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Federal District Court allows Tolling of Statute of Limitations for a Mentally Ill Man who suffered

The New York Law Journal reports that "A mentally ill man who lost his leg after members of a Korean church tied him down with duct tape so they could pray over him can move forward with his lawsuit over the 'religious healing,' a federal judge has ruled."

After a conservator was appointed, this gentlemen was able to get the medications he needed and receive the proper physical care. Why did he suffer the amputation you ask? This Korean church bound the man in such a way to cut off the circulation to his leg. Praying over him at times, the group noticed that the leg had changed colors and became gangrenous. The case is an interesting one but what is important for this blog is the statute of limtations.

The statute of limitations is a clock, a toll, on when one can bring a lawsuit. Many of the claims the plaintiff sought to bring here were barred by a one year statute of limitations: false imprisonment, intentional infliction of emotional distress, assault, and battery, each of which has a one-year statute of limitations. See N.Y. C.P.L.R. §215(3) (providing explicit one-year statute of limitations for false imprisonment, assault, and battery); Kourkoumelis v. Arnel, 655 N.Y.S.2d 653 (N.Y. App. Div. 1997) (applying N.Y. C.P.L.R. §215's one-year limitation period to intentional infliction of emotional distress claim); see also Kwarren v. Am. Airlines, 757 N.Y.S.2d 105, 106 (N.Y. App. Div. 2003) (same). One should note (especially if you feel your civil rights are violated) that assault, false imprisonment and intentional infliction of emotional distress claims brought against a municipality may be subject to additional time restrictions, such as the General Municipal Law requirements in New York State.

After being deprived of his medication and suffering an amputation, appropriate care was given to this man and a lawsuit was brought after the year statute of limitations.

The Court here observes that:

New York law provides for statutory tolling of certain actions, however, as a result of a plaintiff's insanity. The relevant statute provides:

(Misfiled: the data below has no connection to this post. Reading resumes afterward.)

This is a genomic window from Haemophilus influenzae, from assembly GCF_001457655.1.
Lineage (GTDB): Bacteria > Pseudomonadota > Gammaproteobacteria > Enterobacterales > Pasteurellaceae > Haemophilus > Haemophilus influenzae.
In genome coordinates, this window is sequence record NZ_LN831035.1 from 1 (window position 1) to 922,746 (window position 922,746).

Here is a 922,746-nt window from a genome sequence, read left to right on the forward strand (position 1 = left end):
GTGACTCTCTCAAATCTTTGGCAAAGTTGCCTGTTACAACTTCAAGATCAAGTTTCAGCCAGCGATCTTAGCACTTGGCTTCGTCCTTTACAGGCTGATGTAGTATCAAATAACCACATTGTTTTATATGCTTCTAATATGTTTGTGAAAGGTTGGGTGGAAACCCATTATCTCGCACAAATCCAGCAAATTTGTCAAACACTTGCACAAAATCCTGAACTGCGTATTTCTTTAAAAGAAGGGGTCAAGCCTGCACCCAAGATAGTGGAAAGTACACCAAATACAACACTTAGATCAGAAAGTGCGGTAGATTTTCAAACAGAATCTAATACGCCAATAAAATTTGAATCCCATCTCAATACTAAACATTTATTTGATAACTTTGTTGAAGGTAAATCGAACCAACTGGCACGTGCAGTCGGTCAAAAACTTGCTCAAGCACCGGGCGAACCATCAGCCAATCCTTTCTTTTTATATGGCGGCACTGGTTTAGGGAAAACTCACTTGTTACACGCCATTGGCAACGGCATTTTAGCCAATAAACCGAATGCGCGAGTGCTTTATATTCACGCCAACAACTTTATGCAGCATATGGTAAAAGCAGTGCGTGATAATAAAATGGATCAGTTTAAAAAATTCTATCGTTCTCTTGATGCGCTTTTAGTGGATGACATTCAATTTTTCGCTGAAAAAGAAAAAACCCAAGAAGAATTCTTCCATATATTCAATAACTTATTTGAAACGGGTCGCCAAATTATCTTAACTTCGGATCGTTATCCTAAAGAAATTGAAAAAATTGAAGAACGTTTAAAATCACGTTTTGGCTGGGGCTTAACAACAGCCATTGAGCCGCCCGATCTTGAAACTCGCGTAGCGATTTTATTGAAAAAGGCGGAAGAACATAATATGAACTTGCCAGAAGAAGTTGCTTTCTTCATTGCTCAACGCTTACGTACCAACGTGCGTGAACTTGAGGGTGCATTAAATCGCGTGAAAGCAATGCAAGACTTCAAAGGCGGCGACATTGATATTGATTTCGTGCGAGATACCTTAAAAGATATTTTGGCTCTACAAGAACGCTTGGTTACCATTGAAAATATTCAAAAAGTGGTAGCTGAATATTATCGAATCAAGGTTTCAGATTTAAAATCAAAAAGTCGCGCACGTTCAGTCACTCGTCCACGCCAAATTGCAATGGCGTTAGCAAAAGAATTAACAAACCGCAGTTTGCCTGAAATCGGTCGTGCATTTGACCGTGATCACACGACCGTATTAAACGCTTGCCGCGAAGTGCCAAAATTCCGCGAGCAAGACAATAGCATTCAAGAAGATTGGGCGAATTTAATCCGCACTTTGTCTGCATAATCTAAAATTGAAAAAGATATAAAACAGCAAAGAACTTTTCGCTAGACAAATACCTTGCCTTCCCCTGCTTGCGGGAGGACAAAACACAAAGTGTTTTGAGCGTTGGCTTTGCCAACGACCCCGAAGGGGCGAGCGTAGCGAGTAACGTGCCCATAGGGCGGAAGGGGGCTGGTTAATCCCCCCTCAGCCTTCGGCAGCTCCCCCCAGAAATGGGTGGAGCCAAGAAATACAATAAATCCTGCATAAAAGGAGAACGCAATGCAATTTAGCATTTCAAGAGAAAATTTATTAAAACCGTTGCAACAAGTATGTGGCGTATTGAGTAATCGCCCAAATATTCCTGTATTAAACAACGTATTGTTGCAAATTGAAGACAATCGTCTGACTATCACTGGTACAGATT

If a person entitled to commence an action is under a disability because of…insanity at the time the cause of action accrues,…if the time otherwise limited is less than three years, the time shall be extended by the period of disability.

N.Y. C.P.L.R. §208....

The insanity toll applies to "'individuals who are unable to protect their legal rights because of an over-all inability to function in society.'" Carmichael v. Hobbs, 371 F. App'x 155, 157 (2d Cir. 2010) (quoting McCarthy v. Volkswagen of Am., Inc., 435 N.E.2d 1072, 1073 (N.Y. 1982)). If a defendant can demonstrate that a claim "facially falls outside the limitations period," the burden shifts to the plaintiff to "show that §208 is applicable and tolling is appropriate." Bejaoui v. City of New York, No. 13-CV-5667, 2015 WL 1529633, at *8 (E.D.N.Y. Mar. 31, 2015) (internal quotation marks and citation omitted).

Although mental illness alone does not compel statutory tolling for insanity and New York courts have suggested that the insanity tolling provision should be interpreted narrowly, see McCarthy, 435 N.E.2d at 1074, allegations of paranoid schizophrenia, suicidal behavior, and hospitalizations can justify tolling. See Cairl v. Cnty. of Westchester, 542 N.Y.S.2d 199 (N.Y. App. Div. 1989) (upholding decision that a plaintiff was "insane" under §208 where she suffered from "paranoid schizophrenia and borderline personality disorder with symptoms of hallucinations and impulsive suicidal behavior necessitating frequent and multiple hospitalizations, constant medication and psychotherapy"); Grasso v. Matarazzo, 733 N.Y.S.2d 100, 101 (N.Y. App. Div. 2001) (finding tolling permissible because plaintiff could not "function in society" and "uncontradicted medical testimony established that the plaintiff suffers from chronic paranoid schizophrenia").

Plaintiff's allegations indicate that he sustained his injuries, at the latest, on October 12, 2012, when his right leg was amputated above the knee. (Compl. at ¶33.) The statute of limitations ran for the relevant claims on October 12, 2013, one year later. This suit was not filed until November 26, 2013, (ECF No. 1, Complaint), 45 days after the limitations period had expired. Defendants have therefore met their burden of showing that the claims facially fall outside the statute of limitations. Plaintiff does not dispute that fact. Plaintiff has, however, alleged a history of severe mental illness, including diagnoses of paranoid schizophrenia, anxiety disorder, and a history of seizure disorder. (Compl. at ¶10.) He took prescription medication to treat these illnesses and "required periods of hospitalization." (Id.) The complaint characterizes plaintiff as unable "to make informed decisions" or to "fully appreciate the nature" of defendants' request for him to move to New York. (Id. at ¶17.) Plaintiff alleges that these mental health problems, including psychotic symptoms, were exacerbated by the events giving rise to this action. (Id. at ¶¶34-40.) He was institutionalized after the loss of his leg, and "placed in a nursing facility requiring 24/7 supervision." (Id. at ¶¶34, 38.) A conservator has been appointed to represent his interests. (Id. at ¶1.)

Applying an "insanity toll," the Court allowed the case to proceed. The case is an important reminder to practitioners and litigants alike, be wary of the statute of limitations. Speak to a lawyer immediately should you think you have a claim, whether it is for a construction accident or a civil rights violation.

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